JY: “You pick up on an atmosphere in the room if something doesn’t sound that good. Having an extra pair of ears though – it’s interesting going that route, compared to everything we’ve done in the past. It’s better. Richard facilitated certain things that we don’t like doing, and it gave us more direction, rather than doing random things around the house and being distracted. With Richard’s studio, we were there to work – we were there for 10 hours a day, we were paying for [the time], and you just kind of juice everything out of it. It’s a different mentality to what we’re used to.”
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Which is funny, because that’s not what the album sounds like. It’s quite airy and free, and sounds pretty relaxed.
JY: “It wasn’t strict deadlines or anything. It was fun – you’re exposed to so many things that you’ve never used before, and you can process sound in ways that you’ve never done in the past. It becomes way more expansive, from where you thought it was going to go to what the track actually sounds like. I came out very surprised, we’d added a definition that I didn’t see being on the record.”
R: “I didn’t wanna get stuck on anything – I wanted to keep cycling the songs around, sometimes we’d do five or six songs in a day, just doing little bits to them, or even just listening to them. I never wanted it to get to that point where you haven’t heard one of the tracks in a week and a half.
A: “It was nice with the analogue desk as well, because every time we’d bring it up we’d end up mixing it slightly different.”
Given that all your past records were home-recorded, were there any memorable moments where you got in Richard’s studio and were like ‘shit, so this is how it’s meant to be done’?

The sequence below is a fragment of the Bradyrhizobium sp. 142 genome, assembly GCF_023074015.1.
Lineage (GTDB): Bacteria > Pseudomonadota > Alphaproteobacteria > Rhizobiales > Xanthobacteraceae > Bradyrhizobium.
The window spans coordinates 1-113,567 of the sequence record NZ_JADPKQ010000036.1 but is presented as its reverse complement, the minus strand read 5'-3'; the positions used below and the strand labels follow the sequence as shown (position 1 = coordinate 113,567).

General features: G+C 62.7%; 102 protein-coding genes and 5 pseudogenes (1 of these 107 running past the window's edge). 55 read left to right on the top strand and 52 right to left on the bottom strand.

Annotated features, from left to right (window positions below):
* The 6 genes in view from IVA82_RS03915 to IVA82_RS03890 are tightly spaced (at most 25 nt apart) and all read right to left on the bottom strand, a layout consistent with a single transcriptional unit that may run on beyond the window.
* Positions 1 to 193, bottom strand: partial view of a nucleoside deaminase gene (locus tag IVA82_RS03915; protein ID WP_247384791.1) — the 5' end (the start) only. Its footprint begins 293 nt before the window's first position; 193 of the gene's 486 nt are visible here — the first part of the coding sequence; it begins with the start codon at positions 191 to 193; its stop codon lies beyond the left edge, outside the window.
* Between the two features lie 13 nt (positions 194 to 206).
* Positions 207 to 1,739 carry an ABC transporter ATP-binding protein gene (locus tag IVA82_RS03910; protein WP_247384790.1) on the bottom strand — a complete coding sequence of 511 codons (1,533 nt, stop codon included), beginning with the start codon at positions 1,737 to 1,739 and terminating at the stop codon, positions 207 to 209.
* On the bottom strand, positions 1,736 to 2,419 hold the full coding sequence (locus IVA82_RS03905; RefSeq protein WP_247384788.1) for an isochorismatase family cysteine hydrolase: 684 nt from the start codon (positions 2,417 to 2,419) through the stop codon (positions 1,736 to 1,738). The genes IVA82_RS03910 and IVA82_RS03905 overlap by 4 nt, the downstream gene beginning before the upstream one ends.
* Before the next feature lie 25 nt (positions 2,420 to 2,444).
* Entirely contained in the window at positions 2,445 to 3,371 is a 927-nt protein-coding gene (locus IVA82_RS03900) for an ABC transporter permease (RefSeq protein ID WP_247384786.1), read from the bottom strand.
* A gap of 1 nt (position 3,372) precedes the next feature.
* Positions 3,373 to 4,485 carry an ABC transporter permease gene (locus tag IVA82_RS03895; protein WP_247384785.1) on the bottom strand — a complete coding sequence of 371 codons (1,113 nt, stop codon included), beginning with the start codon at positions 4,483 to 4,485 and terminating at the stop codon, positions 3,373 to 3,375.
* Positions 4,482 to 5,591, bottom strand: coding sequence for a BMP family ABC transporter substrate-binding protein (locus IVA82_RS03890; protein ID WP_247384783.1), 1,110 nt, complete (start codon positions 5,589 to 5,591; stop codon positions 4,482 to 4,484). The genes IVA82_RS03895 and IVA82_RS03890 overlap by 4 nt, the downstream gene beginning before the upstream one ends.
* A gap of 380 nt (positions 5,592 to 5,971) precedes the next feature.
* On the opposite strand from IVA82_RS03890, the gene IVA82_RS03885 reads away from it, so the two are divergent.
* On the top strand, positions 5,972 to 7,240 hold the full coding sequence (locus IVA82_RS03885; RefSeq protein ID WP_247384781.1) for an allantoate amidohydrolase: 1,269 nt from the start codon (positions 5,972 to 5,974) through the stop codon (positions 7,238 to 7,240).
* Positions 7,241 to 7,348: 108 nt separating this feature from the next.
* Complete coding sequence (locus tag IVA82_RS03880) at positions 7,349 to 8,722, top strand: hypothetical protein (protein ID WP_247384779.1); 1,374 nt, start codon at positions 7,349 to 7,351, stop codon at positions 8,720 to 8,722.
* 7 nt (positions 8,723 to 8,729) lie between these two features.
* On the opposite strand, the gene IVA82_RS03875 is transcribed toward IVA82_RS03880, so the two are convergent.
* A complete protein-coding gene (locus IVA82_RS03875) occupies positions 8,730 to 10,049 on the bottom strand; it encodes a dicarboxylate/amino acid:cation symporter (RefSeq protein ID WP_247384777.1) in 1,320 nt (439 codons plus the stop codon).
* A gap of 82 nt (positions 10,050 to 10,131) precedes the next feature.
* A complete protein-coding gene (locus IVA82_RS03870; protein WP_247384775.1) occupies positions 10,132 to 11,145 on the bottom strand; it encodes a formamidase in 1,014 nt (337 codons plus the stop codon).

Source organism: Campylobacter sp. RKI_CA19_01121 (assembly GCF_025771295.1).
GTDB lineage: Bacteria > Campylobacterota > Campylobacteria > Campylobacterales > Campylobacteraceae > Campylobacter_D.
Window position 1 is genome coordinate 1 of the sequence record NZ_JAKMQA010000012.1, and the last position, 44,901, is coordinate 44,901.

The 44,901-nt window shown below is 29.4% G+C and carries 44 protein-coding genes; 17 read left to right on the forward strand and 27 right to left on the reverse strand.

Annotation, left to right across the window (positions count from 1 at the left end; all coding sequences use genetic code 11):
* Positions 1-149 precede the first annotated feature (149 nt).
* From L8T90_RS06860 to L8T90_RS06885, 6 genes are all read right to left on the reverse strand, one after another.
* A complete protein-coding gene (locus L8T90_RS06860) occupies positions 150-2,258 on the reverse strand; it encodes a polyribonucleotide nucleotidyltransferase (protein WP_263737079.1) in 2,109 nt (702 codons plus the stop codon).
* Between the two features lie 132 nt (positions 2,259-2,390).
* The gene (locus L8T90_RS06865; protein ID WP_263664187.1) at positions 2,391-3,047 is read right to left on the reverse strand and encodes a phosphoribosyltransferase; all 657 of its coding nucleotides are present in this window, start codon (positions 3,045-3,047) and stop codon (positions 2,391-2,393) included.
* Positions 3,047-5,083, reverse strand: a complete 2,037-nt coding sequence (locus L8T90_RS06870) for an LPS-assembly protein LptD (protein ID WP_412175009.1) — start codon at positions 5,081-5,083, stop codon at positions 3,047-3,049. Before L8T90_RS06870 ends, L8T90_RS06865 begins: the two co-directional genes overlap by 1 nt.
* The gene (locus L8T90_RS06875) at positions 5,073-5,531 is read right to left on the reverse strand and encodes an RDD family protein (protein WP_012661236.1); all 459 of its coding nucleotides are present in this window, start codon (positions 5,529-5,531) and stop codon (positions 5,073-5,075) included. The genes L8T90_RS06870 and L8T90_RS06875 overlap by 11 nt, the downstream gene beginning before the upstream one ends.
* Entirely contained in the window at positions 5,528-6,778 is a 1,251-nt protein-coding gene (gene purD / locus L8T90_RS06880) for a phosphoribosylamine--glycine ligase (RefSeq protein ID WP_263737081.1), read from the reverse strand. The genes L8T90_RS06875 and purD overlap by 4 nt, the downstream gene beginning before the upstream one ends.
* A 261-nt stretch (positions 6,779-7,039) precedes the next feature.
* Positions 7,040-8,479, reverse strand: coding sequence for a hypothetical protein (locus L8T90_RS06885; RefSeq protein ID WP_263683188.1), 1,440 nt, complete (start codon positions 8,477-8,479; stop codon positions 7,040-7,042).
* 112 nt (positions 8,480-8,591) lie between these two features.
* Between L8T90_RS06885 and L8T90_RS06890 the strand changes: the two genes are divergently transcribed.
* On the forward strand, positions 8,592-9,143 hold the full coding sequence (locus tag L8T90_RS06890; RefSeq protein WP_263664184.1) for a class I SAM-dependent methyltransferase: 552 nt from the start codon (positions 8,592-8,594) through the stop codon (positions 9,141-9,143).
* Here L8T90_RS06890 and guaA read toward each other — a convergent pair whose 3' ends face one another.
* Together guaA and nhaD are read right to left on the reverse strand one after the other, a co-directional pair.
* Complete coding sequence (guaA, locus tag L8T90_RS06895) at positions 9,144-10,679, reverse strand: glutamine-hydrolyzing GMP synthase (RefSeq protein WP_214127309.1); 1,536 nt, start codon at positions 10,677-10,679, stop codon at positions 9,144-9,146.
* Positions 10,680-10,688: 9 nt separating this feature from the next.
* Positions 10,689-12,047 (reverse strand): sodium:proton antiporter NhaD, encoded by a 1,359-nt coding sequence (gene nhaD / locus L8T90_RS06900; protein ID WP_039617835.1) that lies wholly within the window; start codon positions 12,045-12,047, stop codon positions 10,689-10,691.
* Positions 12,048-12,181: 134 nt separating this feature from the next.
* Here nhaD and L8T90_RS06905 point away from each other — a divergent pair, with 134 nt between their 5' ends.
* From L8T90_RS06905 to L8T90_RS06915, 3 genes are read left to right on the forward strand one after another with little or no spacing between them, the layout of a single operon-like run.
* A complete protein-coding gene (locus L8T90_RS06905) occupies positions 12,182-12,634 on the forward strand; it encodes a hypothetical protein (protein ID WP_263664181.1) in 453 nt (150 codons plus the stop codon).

JY: “I think that happened the minute we got in [to the studio] and started mixing with tape. Straight away, you think ‘oh no, I’ve been on a laptop all the time with a few synths.’ We learnt so much in that first month.”
A: “And you cotton on, quite quickly, with what you’re learning from Richard’s equipment, that if certain sections in a track needed a certain something, I could write something that’s quite simple at first, but with all Richard’s tape delays and so forth, you can build it up and fill the track in.”
Yeah, there are a lot of effects on the album but they never seem to dominate. It’s quite subtle.
R: “It’s still got the character of the original part, and then it gets processed to something else. The original character hopefully remains – they’re not supposed to be extraneous things, even if the original part eventually gets removed. The tape machine becomes an instrument in itself, really.”
Richard, do Darkstar remind you have any acts that you’ve worked with in the past?
R: “I think it’s different to anything I’ve ever done before. From the early tracks, I could hear an identity – which is still there now. There’s that mechanical [sound]… clack-y, I think we called it?”
R: “That was it. Seems like a good word to describe it.”
JY: “We were quite into chromatic samples, and trying to be as intricate as possible, not so much with the beats but with the rhythms. Having more of a subtle percussion element, so that everything’s interchanged.”
What memories of recording News from Nowhere still stick out now?
JB: “The smell of fresh bread.”
R: “[laughs] there’s a baking factory next door. For me, it’d be you [JY] at the back of the room, taking notes, you [JB] in the middle, and Aiden ready at the front, waiting for that eureka moment on the keyboard.”
A: “Because there’s someone facilitating it and saying ‘why not try this?’, with all the equipment there, you can just walk about and…”
JY: “You can pick stuff up and just do something. There’s some real random things Aiden did that ended up on the record, even if it’s just textures and tones. We tried to incorporate as much of that as possible – hopefully people will [listen to it and] think ‘ah, I didn’t notice that before.’